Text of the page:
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The Burden of Pain on Employee Health and Productivity at a Major Provider of Business Services

Allen, Harris PhD; Hubbard, David MD; Sullivan, Sean JD

Journal of Occupational and Environmental Medicine: July 2005 - Volume 47 - Issue 7 - p 658-670
doi: 10.1097/01.jom.0000171054.57677.4c
Fast Tract Article

Objective: The objective of this study was to examine the burden of pain on employee health and productivity at a Fortune 100 company headquartered in the northeastern United States to prioritize target areas for reducing this burden.

Methods: An electronic survey was conducted in late 2004, which produced a reasonably representative national sample of 1039 active employee respondents.

Results: A total of 28.6% of respondents met the study definition for pain. Pain was linked to: 1) drops of more than 45% and 23%, respectively, in Overall Physical and Mental Health; 2) a fivefold increase in health-induced limitations in work performance; and 3) nearly three and two thirds workdays lost to presenteeism and absenteeism over a 4-week period. Afflicted workers displayed considerable room for improvement in their capacity for pain control and management.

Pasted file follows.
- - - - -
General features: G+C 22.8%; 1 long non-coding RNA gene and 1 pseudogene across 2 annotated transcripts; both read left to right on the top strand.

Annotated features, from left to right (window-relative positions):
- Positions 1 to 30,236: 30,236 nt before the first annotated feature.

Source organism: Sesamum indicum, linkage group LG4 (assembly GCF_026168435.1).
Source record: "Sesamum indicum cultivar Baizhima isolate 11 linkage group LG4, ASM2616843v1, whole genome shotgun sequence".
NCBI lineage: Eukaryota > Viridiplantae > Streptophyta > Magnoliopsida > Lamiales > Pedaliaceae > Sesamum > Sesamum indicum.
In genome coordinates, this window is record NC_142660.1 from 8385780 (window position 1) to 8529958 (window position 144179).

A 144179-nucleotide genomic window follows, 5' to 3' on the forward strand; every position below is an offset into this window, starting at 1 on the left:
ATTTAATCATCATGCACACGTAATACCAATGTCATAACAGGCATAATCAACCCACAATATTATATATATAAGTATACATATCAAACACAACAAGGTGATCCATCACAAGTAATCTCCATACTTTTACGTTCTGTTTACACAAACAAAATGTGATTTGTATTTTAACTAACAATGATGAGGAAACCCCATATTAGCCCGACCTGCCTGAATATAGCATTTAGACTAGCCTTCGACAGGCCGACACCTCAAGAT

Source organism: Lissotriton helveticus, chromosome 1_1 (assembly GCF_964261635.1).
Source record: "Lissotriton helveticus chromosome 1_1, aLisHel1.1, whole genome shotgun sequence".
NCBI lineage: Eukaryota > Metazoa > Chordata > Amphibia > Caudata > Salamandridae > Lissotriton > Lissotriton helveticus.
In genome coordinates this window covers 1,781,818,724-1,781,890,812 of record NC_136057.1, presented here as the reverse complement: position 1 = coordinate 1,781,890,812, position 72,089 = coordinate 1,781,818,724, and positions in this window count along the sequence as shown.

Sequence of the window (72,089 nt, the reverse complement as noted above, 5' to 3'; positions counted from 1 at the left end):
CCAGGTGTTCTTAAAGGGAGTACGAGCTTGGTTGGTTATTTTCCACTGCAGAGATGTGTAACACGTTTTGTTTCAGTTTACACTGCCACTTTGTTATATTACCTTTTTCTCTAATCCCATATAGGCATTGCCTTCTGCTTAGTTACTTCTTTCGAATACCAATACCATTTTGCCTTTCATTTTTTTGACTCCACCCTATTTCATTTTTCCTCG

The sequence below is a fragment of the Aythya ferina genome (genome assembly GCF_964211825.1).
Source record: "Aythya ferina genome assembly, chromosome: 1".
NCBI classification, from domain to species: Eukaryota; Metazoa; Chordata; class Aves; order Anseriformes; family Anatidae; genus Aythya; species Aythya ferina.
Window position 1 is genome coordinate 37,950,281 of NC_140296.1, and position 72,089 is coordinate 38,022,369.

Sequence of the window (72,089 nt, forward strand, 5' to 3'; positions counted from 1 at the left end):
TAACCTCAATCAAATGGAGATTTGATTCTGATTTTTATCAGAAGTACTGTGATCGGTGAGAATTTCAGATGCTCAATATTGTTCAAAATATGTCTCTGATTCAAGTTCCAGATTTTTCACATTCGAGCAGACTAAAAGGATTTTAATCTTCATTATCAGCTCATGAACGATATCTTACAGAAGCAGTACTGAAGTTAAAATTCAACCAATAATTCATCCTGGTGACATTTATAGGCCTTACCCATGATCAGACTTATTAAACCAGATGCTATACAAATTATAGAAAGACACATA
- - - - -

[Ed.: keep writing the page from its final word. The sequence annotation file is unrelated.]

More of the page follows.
Conclusions: The prevalence of pain and its impact on those with the condition combine to make it an area of much opportunity for improving workforce health and productivity. Musculoskeletal diseases offer a promising initial target for corporate intervention.

From The Harris Allen Group, Brookline, Massachusetts (Dr Allen); CorSolutions, Poway, California (Dr Hubbard); and the Institute for Health & Productivity Management, Scottsdale, Arizona (Mr. Sullivan).

Address correspondence to: Harris Allen, PhD, The Harris Allen Group, 41 Naples Road, Brookline, MA 02446; E-mail:

The authors gratefully acknowledge the sponsorship of the Institute for Health & Productivity Management (IHPM) and the financial support of a nonrestricted educational grant to IHPM by Purdue Pharma, Stamford, Connecticut.

©2005The American College of Occupational and Environmental Medicine